representation helps unexposed/uncomfortable folks realize this perfectly normal thing is, in fact, normal and should be accepted.

But it's not just about normalizing and educating the uneducated. Those who feel alone can understand they are not alone. Those who have been told it's ethically wrong and hate themselves can know they're not monsters. those who hide it can know the difficulties in expressing it, to help navigate the hellish landscape.

It can allow a platform for expressing how a normal, mundane part of themselves is taken as an excuse to abuse and torment. this is why folks are loud and proud. It's telling all the aholes, "you wanna hurt me because of this terribly mundane and normal part of me? Bring it, *****."


oh, and "good representation" helps the above, "bad representation" makes it worse. and it's a whole conversation on its own.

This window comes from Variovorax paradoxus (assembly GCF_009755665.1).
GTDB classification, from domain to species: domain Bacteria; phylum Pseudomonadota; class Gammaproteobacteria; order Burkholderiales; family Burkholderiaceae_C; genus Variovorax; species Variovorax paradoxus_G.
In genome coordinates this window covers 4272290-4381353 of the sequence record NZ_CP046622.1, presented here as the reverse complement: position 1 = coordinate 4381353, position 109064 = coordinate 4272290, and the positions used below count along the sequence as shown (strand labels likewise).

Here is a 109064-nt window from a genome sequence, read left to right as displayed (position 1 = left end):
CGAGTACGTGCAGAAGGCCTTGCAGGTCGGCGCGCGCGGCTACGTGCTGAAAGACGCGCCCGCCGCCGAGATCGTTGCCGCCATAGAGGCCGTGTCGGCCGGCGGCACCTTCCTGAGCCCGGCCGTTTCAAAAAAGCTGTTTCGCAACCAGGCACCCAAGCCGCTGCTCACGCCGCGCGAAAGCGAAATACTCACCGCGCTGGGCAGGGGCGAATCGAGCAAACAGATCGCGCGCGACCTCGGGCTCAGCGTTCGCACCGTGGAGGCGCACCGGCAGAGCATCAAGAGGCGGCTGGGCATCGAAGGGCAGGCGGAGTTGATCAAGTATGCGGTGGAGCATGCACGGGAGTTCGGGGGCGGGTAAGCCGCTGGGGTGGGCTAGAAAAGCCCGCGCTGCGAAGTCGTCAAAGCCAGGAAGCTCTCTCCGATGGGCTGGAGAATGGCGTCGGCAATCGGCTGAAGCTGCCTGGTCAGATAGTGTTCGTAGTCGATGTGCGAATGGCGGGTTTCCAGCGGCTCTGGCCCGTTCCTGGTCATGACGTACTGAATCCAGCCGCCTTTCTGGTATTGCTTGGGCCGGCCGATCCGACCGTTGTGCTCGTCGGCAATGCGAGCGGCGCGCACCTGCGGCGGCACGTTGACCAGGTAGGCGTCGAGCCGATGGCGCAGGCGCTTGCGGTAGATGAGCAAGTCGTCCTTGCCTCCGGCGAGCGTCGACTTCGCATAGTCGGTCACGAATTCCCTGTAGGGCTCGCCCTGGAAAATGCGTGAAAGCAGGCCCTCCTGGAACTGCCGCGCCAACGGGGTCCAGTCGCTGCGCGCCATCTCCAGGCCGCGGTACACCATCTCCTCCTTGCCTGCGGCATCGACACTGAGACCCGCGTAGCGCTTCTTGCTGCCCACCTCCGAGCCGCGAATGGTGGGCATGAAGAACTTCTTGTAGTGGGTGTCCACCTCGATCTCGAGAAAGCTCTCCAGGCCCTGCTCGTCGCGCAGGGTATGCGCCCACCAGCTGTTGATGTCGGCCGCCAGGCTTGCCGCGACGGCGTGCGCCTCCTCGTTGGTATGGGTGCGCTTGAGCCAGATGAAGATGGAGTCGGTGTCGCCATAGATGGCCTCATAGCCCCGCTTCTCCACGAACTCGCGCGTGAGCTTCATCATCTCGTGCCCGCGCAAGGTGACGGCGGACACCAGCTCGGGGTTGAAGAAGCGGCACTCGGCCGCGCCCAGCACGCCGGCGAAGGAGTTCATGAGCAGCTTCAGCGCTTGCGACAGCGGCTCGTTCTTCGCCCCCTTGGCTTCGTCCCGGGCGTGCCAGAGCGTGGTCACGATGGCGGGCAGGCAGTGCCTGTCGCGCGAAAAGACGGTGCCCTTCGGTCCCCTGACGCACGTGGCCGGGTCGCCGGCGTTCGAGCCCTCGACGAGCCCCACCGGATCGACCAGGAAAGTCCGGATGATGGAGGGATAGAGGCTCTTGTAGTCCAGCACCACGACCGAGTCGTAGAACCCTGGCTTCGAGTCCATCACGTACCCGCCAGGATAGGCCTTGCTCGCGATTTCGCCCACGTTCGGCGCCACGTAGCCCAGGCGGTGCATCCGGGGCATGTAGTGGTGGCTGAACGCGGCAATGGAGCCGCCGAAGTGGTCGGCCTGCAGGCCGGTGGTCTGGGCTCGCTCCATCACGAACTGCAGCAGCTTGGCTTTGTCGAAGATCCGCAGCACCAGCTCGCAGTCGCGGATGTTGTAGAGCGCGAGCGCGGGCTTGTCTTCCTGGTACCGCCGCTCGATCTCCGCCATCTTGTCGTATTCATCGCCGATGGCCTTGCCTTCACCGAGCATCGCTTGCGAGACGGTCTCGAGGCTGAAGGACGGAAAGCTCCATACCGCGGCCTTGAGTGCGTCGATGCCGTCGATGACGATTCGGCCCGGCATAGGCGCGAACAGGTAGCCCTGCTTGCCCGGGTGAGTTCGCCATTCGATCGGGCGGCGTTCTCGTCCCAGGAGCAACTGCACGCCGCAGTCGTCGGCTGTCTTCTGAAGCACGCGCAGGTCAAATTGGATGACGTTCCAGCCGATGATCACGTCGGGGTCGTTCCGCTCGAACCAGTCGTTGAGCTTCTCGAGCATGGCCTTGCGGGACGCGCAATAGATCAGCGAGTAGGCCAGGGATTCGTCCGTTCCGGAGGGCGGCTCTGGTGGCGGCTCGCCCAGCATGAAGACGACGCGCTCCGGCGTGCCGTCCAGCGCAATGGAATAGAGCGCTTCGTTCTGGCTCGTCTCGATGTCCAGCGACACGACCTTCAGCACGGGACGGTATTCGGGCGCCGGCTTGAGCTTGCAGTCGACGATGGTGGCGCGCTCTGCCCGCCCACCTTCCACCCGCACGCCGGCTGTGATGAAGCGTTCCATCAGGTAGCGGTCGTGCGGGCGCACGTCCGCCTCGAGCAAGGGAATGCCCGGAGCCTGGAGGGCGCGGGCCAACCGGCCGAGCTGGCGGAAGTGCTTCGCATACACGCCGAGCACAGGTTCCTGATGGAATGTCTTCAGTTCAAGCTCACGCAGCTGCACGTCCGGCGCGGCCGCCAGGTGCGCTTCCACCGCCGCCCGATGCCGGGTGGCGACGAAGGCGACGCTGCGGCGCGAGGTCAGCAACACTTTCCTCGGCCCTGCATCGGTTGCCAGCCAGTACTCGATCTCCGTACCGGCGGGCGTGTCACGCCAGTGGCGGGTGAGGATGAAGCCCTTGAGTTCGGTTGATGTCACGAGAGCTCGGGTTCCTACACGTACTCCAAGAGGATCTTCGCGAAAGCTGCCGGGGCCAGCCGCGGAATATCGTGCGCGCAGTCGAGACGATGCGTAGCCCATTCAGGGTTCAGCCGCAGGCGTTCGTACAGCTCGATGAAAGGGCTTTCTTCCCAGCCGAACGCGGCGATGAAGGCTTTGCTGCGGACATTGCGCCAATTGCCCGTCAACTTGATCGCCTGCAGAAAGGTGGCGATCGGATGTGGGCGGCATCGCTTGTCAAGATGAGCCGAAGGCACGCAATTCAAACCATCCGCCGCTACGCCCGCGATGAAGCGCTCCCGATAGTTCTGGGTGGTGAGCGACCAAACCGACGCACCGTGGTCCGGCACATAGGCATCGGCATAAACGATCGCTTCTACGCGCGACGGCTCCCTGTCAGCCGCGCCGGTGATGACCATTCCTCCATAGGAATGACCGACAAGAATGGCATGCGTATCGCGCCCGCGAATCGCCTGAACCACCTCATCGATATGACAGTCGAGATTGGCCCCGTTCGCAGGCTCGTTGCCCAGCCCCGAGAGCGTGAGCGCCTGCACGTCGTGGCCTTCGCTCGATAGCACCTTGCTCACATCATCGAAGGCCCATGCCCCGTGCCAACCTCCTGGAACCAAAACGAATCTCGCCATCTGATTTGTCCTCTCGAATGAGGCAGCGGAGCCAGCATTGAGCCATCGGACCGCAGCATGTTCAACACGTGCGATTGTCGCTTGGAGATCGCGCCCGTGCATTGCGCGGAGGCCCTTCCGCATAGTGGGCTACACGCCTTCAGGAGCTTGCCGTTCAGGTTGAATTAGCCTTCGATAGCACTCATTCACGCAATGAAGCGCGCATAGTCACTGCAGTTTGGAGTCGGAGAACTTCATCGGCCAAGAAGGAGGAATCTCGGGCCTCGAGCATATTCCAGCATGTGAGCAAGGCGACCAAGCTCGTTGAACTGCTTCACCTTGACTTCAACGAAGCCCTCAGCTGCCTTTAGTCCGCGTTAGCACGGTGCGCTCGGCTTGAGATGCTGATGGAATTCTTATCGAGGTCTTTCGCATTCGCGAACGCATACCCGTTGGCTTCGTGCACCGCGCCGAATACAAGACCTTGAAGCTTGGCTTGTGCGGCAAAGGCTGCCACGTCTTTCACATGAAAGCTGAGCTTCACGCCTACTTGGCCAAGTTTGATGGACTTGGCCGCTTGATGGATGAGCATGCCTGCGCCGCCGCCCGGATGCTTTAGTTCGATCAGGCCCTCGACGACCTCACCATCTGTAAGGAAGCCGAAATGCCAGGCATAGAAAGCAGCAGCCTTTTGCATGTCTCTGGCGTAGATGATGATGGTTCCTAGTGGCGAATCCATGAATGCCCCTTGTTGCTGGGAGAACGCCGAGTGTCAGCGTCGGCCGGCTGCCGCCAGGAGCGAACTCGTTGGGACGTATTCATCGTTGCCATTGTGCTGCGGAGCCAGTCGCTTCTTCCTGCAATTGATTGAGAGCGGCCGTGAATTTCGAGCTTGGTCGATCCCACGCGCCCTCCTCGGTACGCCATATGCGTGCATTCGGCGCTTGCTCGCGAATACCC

tbh I've never played a persona game. but I can definitely see the appeal.
It's got me thinking. Gays in many cultures are universally hated. Is there predisposition roots to why humans hate gays? In small hunter gatherer societies when human population was very Low. To make sure all humans reproduce and create babies for the survival of the species and group.

Since humans needed to create big families and small groups which increase survival since many kids died before reaching adulthood. And humans work better in groups building off knowledge of the past. Being gay means less kids. I wonder if there's a human survival reason for outcasting gays in the past.